4 Reasons You Should (Not) Trash Company Performance Reviews 

Recently, there’s been a lot of talk as to why companies should just get rid of their performance reviews. They don’t improve performance. No one likes them. Well, just because you don’t like to give constructive criticism doesn’t mean you should just get rid of it. After all, you still had to eat your broccoli as a child regardless of if you thought it tasted like dirt, right?

Love them or hate them, performance reviews are a necessary use of time and are critical to the success of your performance management system. Most of the arguments to get rid of the performance appraisals all together are largely based on poor performance management practices. You can, however, improve the effectiveness of performance reviews in your organization without trashing them. Here are four reasons to keep them around:


  • They do improve team performance.


Performance reviews of the 1950s may not have been conducive to the improving employee performance, and that’s the problem. The organizations that say performance reviews are merely a formality and don’t truly ameliorate the work of the team use an antiquated process. Companies that see performance reviews as more than merely a formality do experience a 14.9% lower turnover rate because they conduct them more often than just once a year.


  • You can empower management.


One of the problems with employee performance reviews is simply that managers don’t like to give criticism because they don’t know how to give it. As an employer, you can solve this. You can empower your management team by providing the supervisory training necessary to conduct more effective performance reviews. Nearly half – 46% – want training in how to properly and successfully conduct performance reviews. When your managers know how to give praise and criticism, they are empowered to conduct better appraisals.


  • Employers can ensure consistency.


Often, performance reviews are criticized for a lack of consistency from employee to employee. However, as with any other process, employers can set standards. Establish goals and expectations before the performance appraisal so employees know what their supervisors look for when evaluating their work. Paul Falcone (@PaulFalconeHR), a Senior Human Resources Executive at Grifols BioScience, said:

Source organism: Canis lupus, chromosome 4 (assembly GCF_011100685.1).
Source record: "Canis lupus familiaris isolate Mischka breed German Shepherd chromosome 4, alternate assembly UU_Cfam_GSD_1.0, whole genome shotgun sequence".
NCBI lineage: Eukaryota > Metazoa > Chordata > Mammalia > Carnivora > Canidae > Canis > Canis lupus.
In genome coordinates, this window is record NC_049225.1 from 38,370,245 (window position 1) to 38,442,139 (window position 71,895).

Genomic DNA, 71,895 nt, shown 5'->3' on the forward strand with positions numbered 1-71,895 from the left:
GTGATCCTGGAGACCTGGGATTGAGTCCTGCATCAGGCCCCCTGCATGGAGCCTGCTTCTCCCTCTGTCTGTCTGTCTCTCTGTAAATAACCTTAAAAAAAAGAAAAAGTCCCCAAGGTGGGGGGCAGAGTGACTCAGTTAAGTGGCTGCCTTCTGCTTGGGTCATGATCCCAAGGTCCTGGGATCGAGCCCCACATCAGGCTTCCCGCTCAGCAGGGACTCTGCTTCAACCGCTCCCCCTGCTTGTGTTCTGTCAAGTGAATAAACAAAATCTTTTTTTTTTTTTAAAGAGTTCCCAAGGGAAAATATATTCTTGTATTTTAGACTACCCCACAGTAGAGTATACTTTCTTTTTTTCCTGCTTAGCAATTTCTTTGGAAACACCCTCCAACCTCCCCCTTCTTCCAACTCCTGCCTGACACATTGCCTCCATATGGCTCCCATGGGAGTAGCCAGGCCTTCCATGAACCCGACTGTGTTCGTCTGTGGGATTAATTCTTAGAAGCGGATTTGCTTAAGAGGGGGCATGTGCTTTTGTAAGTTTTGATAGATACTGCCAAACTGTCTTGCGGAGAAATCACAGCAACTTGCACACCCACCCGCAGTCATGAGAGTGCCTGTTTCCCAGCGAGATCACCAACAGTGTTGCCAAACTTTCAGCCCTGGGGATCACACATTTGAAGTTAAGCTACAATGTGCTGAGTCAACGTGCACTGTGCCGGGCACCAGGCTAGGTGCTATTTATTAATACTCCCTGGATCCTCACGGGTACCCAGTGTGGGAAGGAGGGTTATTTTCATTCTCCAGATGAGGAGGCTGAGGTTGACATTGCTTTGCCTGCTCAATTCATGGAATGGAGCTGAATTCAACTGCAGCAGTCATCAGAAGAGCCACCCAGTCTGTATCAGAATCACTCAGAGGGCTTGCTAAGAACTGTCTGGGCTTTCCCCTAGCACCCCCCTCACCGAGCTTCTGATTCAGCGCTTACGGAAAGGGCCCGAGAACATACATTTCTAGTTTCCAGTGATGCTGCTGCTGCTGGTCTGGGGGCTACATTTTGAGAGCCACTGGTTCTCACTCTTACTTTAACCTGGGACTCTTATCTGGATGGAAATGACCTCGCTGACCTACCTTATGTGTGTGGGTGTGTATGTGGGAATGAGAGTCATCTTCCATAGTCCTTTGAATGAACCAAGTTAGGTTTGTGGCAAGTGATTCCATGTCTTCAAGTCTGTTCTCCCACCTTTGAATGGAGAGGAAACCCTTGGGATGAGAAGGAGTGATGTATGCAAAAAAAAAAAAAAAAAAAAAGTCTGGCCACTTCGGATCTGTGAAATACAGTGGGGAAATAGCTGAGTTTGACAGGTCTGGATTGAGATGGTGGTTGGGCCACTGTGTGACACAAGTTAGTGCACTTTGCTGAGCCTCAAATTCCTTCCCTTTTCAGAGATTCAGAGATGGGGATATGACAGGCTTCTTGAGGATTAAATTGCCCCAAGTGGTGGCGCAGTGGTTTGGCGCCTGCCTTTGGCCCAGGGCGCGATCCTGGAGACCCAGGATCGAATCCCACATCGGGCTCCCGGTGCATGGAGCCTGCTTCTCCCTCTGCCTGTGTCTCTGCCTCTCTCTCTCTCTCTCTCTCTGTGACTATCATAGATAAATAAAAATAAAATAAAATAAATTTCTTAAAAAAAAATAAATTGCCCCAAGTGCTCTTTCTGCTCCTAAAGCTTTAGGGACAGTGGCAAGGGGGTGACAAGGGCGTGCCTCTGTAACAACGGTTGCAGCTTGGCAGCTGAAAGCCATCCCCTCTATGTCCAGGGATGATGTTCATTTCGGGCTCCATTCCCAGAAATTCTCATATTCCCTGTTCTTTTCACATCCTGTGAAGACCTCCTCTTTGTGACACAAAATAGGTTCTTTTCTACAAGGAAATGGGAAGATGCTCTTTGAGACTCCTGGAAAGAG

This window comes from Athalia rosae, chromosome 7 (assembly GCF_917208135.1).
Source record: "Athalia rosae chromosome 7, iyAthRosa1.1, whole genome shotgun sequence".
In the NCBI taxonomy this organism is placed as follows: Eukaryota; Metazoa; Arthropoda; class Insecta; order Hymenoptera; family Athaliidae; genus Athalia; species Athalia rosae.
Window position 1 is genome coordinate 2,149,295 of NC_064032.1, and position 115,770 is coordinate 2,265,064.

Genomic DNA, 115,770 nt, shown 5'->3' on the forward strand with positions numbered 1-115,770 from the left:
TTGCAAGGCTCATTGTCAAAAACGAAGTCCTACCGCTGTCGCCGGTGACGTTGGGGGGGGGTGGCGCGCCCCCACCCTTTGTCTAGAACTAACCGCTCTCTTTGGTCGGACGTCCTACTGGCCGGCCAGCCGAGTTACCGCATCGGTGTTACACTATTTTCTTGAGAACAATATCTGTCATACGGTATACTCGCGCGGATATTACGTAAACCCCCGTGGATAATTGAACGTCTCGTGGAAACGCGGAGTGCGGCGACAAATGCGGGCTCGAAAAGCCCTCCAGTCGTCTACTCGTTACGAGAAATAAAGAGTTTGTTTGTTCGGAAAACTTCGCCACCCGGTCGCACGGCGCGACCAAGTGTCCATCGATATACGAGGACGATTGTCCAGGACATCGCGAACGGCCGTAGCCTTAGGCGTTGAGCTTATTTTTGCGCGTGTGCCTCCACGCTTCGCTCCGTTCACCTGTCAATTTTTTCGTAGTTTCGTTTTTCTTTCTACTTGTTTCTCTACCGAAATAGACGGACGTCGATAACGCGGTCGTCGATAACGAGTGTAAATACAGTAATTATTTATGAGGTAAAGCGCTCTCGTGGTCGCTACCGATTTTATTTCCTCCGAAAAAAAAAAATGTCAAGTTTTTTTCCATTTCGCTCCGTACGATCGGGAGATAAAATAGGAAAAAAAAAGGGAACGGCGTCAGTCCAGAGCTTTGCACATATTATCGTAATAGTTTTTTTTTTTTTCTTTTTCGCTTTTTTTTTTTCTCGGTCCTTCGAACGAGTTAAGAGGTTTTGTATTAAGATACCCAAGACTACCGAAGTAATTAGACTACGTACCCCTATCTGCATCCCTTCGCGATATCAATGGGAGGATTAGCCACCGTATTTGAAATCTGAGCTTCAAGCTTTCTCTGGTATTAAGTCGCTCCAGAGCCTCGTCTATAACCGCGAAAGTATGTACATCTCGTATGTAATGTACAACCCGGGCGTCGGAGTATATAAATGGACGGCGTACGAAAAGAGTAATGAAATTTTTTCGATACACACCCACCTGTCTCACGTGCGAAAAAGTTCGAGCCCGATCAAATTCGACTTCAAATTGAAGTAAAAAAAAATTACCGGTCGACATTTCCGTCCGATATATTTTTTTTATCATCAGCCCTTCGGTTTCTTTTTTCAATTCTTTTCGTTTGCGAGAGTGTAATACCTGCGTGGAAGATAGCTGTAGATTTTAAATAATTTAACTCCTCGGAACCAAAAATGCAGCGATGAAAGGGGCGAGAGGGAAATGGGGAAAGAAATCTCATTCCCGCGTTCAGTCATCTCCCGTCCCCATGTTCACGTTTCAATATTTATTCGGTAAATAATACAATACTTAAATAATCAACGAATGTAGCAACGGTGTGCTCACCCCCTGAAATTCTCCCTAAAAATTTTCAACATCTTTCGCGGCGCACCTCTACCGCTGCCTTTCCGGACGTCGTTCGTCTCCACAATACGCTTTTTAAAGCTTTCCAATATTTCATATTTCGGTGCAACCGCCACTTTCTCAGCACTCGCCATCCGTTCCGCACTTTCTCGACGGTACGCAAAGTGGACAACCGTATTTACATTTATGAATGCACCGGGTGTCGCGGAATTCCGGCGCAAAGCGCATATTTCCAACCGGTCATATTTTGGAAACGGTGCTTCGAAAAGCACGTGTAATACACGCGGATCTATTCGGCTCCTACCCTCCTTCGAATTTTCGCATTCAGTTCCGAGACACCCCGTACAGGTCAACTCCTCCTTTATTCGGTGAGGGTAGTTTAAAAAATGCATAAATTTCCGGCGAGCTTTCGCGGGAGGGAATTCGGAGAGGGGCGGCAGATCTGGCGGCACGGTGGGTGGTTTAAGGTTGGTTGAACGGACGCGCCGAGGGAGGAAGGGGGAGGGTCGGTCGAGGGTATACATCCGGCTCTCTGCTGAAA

“So don’t think of the process of goal-setting as an afterthought once the backward-looking annual performance review is given: see it as a new way for your staffers to reinvent themselves in light of the new challenges that may be coming your company’s way.”


  • Employees want performance reviews.


Not only do your employees need regular performance reviews to know their progress on goals, they want performance reviews. More importantly, they want the constructive, or corrective, feedback from their supervisors. In fact, 57% of employees want the corrective feedback. It’s a learning and growth opportunity for employees, so give them the tools they need for development and provide some areas for improvement.

Just like broccoli at dinner when you were a child, you may not like it, but the performance appraisal is a necessary practice. Despite the growing disdain towards performance reviews, organizations still need to use the performance management method in order to track employee growth and maintain goal adherence. Employees want to improve their performance, and a thorough appraisal is the perfect way to do that. Even though each performance appraisal will be slightly different because your employees are different, you can ensure consistency by establishing goals and expectations before the review process. Regardless of the growing negativity surrounding performance reviews, if conducted in accordance with the emotional intelligence of your team, they will improve performance.